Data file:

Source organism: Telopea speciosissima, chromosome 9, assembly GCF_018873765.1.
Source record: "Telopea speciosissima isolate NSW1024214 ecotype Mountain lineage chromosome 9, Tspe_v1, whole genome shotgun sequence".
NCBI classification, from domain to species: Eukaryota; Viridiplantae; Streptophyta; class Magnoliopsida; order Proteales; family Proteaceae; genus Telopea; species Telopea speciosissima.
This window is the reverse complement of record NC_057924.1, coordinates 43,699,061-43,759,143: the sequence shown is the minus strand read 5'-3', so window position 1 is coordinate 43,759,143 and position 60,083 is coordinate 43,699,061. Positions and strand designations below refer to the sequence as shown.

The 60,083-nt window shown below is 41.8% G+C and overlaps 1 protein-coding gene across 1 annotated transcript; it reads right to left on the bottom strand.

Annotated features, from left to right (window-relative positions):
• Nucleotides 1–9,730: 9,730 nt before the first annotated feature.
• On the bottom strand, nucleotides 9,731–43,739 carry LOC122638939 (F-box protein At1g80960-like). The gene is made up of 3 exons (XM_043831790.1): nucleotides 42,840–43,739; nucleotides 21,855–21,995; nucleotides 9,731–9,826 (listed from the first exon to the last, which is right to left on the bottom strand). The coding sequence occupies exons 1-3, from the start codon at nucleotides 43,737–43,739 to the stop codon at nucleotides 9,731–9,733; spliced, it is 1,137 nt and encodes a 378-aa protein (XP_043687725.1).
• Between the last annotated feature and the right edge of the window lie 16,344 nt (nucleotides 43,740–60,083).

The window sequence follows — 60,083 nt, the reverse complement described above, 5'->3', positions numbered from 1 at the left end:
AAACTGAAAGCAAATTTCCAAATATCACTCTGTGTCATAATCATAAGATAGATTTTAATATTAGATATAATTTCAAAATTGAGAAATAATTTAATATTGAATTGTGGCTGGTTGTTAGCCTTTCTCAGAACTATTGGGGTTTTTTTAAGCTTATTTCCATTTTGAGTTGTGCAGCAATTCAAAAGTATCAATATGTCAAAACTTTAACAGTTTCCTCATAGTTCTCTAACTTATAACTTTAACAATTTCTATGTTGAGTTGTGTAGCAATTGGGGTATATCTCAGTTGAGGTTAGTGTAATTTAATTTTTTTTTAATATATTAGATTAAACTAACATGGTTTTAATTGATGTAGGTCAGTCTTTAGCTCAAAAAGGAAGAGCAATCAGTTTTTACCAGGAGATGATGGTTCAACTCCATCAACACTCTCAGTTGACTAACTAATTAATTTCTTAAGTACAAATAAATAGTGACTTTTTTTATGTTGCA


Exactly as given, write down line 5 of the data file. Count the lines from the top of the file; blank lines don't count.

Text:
The 60,083-nt window shown below is 41.8% G+C and overlaps 1 protein-coding gene across 1 annotated transcript; it reads right to left on the bottom strand.